STDs are a serious threat to anyone having sex today. Most are curable. But genital herpes, which one-fifth of the world population has, is not. This is breaking out in a rash periodically, which can be itchy or painful. Luckily, there are medications to help manage it. But it’s a lifelong burden you’ll wish to avoid. So how can you do so? Wear a condom each and every time you have sex. But that’s not enough to avoid herpes. Notice what condition your partner’s genitals are in. If they seem to have a rash or something going on in the pubic or genital area, inquire about it, and refuse to have sex until you get a satisfying answer. Talk to each and every partner about STDs before having sex with them. Reveal your status to them as well. Be upfront about it. You can even vow to get tested together beforehand. Don’t make it an awkward conversation. Make it about taking care of your health and theirs.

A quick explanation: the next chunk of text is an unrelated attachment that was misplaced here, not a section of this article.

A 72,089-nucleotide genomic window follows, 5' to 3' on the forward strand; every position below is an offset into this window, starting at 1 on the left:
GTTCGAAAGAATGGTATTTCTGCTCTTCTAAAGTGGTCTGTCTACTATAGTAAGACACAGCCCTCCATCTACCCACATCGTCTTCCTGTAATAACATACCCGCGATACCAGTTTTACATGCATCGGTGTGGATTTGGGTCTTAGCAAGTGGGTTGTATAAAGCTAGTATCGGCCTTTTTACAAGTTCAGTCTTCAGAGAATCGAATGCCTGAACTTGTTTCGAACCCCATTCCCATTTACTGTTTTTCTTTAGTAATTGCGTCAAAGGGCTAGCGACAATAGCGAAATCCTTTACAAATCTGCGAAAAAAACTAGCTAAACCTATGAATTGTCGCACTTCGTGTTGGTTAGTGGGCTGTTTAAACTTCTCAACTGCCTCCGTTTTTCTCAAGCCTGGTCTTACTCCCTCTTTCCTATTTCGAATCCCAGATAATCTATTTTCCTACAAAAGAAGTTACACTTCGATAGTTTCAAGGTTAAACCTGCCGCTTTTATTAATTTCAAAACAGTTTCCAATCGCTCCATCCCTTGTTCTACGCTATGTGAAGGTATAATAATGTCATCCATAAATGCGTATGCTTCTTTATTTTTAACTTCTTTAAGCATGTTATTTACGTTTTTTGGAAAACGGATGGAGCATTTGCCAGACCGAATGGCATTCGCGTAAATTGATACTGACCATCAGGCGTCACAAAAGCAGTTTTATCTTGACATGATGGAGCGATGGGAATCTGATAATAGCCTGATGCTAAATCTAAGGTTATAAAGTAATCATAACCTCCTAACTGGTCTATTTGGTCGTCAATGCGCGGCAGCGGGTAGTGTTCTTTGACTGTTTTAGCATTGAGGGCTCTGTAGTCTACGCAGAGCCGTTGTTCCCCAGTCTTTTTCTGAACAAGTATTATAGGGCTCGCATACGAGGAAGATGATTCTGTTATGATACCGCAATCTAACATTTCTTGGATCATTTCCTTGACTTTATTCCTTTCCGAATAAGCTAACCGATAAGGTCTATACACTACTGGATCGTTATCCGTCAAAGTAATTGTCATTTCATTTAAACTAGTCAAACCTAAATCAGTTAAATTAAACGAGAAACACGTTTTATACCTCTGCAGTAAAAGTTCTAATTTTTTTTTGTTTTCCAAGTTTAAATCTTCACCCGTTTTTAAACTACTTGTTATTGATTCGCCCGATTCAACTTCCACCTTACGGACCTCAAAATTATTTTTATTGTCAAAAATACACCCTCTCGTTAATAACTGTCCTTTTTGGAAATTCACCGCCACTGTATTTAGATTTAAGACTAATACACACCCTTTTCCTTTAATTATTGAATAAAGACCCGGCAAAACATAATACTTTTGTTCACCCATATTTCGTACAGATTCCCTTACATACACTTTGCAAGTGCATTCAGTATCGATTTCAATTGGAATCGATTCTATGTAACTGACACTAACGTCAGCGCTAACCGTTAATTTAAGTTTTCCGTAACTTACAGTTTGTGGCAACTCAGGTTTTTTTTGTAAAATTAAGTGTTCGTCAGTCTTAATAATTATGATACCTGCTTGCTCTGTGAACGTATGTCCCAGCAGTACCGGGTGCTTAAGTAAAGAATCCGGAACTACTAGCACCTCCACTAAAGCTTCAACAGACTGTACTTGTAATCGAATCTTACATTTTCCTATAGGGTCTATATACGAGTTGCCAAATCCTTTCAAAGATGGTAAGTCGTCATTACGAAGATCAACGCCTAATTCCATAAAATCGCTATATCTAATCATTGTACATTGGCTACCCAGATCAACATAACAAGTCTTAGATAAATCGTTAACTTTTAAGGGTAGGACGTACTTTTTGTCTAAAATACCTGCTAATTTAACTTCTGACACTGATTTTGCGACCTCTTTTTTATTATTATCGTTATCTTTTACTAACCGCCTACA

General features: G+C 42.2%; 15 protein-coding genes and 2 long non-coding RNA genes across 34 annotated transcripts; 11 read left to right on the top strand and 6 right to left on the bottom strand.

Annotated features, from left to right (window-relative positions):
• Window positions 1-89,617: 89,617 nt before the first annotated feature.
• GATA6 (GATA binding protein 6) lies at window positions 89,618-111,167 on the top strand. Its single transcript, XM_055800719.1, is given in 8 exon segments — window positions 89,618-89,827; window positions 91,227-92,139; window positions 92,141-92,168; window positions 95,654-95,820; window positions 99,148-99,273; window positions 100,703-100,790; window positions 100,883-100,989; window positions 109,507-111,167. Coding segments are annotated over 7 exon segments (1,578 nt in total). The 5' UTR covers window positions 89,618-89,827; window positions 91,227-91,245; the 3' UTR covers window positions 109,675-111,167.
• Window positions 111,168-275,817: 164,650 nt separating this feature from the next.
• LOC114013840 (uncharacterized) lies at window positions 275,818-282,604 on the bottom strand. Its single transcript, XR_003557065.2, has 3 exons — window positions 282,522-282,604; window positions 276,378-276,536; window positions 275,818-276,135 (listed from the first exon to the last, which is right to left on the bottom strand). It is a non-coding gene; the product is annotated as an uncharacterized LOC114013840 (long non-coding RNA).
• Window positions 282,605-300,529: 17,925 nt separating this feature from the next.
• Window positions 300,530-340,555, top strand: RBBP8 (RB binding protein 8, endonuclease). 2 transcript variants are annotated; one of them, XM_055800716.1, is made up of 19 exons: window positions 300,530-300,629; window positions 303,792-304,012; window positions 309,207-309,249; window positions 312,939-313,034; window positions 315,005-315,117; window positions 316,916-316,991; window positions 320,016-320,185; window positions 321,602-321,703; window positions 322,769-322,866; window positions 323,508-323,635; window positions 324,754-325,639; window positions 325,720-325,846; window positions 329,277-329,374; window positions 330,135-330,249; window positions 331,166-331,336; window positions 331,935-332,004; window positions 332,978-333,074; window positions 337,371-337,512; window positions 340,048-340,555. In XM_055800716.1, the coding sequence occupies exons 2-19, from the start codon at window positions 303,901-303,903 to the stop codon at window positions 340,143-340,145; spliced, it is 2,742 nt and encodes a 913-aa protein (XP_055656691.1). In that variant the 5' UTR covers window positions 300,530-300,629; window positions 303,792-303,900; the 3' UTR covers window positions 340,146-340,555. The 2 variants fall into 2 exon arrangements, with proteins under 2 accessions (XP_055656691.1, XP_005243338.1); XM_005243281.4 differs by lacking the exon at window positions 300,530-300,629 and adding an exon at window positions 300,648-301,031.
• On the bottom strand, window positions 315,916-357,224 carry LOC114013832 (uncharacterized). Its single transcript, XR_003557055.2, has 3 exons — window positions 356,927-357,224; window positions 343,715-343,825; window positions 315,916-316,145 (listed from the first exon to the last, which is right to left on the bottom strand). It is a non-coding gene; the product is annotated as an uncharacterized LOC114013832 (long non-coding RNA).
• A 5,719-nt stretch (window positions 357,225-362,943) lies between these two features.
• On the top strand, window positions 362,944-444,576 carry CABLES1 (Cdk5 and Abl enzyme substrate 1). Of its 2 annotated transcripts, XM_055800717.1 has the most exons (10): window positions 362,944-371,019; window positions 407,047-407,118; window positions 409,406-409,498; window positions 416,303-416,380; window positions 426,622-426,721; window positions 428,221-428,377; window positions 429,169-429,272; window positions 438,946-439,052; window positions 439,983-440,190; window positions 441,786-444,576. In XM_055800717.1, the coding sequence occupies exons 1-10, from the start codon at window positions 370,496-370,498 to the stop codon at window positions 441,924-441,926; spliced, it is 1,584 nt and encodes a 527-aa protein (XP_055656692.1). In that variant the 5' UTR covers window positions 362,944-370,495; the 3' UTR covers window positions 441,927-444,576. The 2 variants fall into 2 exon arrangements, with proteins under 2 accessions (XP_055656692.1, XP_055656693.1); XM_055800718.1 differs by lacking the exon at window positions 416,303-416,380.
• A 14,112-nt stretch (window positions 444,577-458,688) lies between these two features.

Limit your number of partners. Does your partner have a cold sore, also known as a fever blister, on their mouth somewhere? If so, pass on oral sex. A lot of people have a few drinks on a date before having sex, to calm the nerves. Avoid this. Most people actually acquire an STD when they’re intoxicated in some manner. They become more thrill seeking and reckless, and tend not to be careful about say, putting a condom on correctly, if at all, or insisting on the use of one. If you and a partner aren’t monogamous, consider not having unprotected sex until you become so. Lastly, try to be intimate in other ways besides oral or genital to genital contact. Mutual masturbation is one option. If you’re sexually active, talk to a doctor or urologist about an STD screening, if you haven’t had one in the last 12 months or so.